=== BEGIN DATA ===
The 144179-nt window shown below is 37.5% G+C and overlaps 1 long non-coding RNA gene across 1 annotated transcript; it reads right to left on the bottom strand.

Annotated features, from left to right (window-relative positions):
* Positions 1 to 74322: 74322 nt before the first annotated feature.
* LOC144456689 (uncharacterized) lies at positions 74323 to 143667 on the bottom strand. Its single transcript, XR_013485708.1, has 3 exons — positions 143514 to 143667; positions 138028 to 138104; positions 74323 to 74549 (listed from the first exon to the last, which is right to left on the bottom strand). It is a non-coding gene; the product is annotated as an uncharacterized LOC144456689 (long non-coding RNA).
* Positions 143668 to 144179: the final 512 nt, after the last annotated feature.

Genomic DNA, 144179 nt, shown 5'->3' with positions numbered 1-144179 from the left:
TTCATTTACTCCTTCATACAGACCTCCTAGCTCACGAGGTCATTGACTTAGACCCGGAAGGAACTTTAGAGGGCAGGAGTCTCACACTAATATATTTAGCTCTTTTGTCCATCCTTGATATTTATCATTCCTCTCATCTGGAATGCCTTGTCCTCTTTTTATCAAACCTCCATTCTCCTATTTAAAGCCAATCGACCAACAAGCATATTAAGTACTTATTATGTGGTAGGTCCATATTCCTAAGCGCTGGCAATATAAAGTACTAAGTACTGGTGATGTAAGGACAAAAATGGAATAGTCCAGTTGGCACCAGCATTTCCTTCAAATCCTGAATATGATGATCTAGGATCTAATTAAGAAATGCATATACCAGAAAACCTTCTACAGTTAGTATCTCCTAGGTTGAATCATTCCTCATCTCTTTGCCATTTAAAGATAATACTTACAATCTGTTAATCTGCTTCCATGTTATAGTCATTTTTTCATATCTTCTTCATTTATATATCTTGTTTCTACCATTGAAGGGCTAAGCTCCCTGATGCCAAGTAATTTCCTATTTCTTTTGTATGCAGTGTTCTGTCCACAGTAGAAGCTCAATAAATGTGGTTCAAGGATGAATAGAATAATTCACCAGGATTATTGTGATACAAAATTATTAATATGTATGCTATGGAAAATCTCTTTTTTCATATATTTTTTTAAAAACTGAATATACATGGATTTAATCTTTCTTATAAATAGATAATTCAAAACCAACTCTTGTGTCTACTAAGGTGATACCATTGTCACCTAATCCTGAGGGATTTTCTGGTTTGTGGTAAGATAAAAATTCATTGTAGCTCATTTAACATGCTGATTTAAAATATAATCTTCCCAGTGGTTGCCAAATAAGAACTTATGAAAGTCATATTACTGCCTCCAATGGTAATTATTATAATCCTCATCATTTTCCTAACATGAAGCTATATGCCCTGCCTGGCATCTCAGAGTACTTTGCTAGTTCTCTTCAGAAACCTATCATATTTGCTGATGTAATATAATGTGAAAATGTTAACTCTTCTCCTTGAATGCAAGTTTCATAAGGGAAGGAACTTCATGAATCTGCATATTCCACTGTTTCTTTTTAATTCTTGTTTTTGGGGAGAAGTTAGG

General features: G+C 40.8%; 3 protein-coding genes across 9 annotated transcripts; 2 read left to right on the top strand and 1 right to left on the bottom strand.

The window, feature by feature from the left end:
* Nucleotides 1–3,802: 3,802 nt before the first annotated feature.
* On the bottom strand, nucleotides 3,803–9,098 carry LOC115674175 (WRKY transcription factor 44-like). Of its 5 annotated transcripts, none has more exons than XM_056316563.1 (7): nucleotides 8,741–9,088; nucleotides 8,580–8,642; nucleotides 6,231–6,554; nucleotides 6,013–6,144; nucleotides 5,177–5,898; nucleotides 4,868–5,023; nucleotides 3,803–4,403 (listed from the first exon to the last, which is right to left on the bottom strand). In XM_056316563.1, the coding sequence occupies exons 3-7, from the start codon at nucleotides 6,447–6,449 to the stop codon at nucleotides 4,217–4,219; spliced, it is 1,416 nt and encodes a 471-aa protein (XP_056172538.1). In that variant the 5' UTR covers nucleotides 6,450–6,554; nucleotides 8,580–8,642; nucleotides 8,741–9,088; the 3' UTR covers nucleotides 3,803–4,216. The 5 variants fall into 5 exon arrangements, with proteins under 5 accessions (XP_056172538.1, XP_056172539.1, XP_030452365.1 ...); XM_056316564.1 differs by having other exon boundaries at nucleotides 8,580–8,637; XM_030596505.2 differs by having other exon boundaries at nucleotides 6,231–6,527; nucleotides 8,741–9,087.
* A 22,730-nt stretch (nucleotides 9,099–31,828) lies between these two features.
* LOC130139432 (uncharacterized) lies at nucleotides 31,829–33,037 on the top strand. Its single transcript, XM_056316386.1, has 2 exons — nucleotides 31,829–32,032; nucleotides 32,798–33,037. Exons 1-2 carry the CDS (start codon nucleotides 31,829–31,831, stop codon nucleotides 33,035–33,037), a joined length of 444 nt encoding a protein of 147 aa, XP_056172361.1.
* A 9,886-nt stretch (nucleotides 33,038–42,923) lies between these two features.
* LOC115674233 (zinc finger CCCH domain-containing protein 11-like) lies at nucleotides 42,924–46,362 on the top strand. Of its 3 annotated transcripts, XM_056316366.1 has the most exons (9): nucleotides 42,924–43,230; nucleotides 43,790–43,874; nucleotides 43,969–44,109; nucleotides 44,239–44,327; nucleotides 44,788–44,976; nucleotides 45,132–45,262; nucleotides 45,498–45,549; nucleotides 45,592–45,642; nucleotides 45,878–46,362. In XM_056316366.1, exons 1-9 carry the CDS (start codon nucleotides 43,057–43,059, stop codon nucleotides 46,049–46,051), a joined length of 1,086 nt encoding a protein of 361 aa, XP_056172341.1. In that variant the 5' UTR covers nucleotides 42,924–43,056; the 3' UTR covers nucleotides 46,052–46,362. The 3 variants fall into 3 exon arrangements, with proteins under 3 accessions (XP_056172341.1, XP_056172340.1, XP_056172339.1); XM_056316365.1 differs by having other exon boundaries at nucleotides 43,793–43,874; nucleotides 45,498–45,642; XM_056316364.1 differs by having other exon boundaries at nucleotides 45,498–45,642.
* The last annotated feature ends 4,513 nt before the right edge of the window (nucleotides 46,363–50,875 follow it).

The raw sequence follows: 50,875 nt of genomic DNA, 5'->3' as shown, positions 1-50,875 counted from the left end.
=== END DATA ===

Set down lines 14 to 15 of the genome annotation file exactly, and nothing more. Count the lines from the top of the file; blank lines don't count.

* A 9,886-nt stretch (nucleotides 33,038–42,923) lies between these two features.
* LOC115674233 (zinc finger CCCH domain-containing protein 11-like) lies at nucleotides 42,924–46,362 on the top strand. Of its 3 annotated transcripts, XM_056316366.1 has the most exons (9): nucleotides 42,924–43,230; nucleotides 43,790–43,874; nucleotides 43,969–44,109; nucleotides 44,239–44,327; nucleotides 44,788–44,976; nucleotides 45,132–45,262; nucleotides 45,498–45,549; nucleotides 45,592–45,642; nucleotides 45,878–46,362. In XM_056316366.1, exons 1-9 carry the CDS (start codon nucleotides 43,057–43,059, stop codon nucleotides 46,049–46,051), a joined length of 1,086 nt encoding a protein of 361 aa, XP_056172341.1. In that variant the 5' UTR covers nucleotides 42,924–43,056; the 3' UTR covers nucleotides 46,052–46,362. The 3 variants fall into 3 exon arrangements, with proteins under 3 accessions (XP_056172341.1, XP_056172340.1, XP_056172339.1); XM_056316365.1 differs by having other exon boundaries at nucleotides 43,793–43,874; nucleotides 45,498–45,642; XM_056316364.1 differs by having other exon boundaries at nucleotides 45,498–45,642.